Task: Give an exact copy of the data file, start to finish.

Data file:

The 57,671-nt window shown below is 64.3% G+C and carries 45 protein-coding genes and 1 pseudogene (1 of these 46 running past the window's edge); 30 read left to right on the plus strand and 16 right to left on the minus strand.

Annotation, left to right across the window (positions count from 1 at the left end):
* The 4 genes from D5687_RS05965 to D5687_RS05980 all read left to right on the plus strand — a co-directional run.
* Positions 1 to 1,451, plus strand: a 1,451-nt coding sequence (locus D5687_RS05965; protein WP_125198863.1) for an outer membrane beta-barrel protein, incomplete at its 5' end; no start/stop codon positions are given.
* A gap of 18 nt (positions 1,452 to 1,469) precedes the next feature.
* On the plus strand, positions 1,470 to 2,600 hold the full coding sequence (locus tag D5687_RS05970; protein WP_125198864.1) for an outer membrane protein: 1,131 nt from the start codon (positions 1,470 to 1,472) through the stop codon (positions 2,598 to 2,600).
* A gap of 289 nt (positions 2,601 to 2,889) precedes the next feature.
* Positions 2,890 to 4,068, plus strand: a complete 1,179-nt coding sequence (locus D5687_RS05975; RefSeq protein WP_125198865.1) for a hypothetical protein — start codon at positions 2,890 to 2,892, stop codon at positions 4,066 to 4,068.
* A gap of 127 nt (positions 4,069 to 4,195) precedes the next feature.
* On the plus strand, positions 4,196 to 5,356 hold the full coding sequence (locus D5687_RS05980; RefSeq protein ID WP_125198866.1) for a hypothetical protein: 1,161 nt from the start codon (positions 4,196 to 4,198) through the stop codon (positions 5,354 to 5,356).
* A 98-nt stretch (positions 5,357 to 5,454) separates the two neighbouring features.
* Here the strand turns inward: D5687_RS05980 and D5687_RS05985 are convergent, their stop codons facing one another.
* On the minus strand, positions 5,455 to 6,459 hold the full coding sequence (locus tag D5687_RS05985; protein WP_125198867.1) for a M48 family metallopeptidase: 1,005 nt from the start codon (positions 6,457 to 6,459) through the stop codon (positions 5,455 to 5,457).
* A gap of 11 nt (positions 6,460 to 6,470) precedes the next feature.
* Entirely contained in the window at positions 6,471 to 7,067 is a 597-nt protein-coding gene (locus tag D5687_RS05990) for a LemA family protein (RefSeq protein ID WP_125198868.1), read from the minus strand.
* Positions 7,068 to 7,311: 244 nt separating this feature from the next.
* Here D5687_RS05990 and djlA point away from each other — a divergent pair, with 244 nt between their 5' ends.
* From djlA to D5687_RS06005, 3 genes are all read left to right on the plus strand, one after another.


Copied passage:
The 57,671-nt window shown below is 64.3% G+C and carries 45 protein-coding genes and 1 pseudogene (1 of these 46 running past the window's edge); 30 read left to right on the plus strand and 16 right to left on the minus strand.

Annotation, left to right across the window (positions count from 1 at the left end):
* The 4 genes from D5687_RS05965 to D5687_RS05980 all read left to right on the plus strand — a co-directional run.
* Positions 1 to 1,451, plus strand: a 1,451-nt coding sequence (locus D5687_RS05965; protein WP_125198863.1) for an outer membrane beta-barrel protein, incomplete at its 5' end; no start/stop codon positions are given.
* A gap of 18 nt (positions 1,452 to 1,469) precedes the next feature.
* On the plus strand, positions 1,470 to 2,600 hold the full coding sequence (locus tag D5687_RS05970; protein WP_125198864.1) for an outer membrane protein: 1,131 nt from the start codon (positions 1,470 to 1,472) through the stop codon (positions 2,598 to 2,600).
* A gap of 289 nt (positions 2,601 to 2,889) precedes the next feature.
* Positions 2,890 to 4,068, plus strand: a complete 1,179-nt coding sequence (locus D5687_RS05975; RefSeq protein WP_125198865.1) for a hypothetical protein — start codon at positions 2,890 to 2,892, stop codon at positions 4,066 to 4,068.
* A gap of 127 nt (positions 4,069 to 4,195) precedes the next feature.
* On the plus strand, positions 4,196 to 5,356 hold the full coding sequence (locus D5687_RS05980; RefSeq protein ID WP_125198866.1) for a hypothetical protein: 1,161 nt from the start codon (positions 4,196 to 4,198) through the stop codon (positions 5,354 to 5,356).
* A 98-nt stretch (positions 5,357 to 5,454) separates the two neighbouring features.
* Here the strand turns inward: D5687_RS05980 and D5687_RS05985 are convergent, their stop codons facing one another.
* On the minus strand, positions 5,455 to 6,459 hold the full coding sequence (locus tag D5687_RS05985; protein WP_125198867.1) for a M48 family metallopeptidase: 1,005 nt from the start codon (positions 6,457 to 6,459) through the stop codon (positions 5,455 to 5,457).
* A gap of 11 nt (positions 6,460 to 6,470) precedes the next feature.
* Entirely contained in the window at positions 6,471 to 7,067 is a 597-nt protein-coding gene (locus tag D5687_RS05990) for a LemA family protein (RefSeq protein ID WP_125198868.1), read from the minus strand.
* Positions 7,068 to 7,311: 244 nt separating this feature from the next.
* Here D5687_RS05990 and djlA point away from each other — a divergent pair, with 244 nt between their 5' ends.
* From djlA to D5687_RS06005, 3 genes are all read left to right on the plus strand, one after another.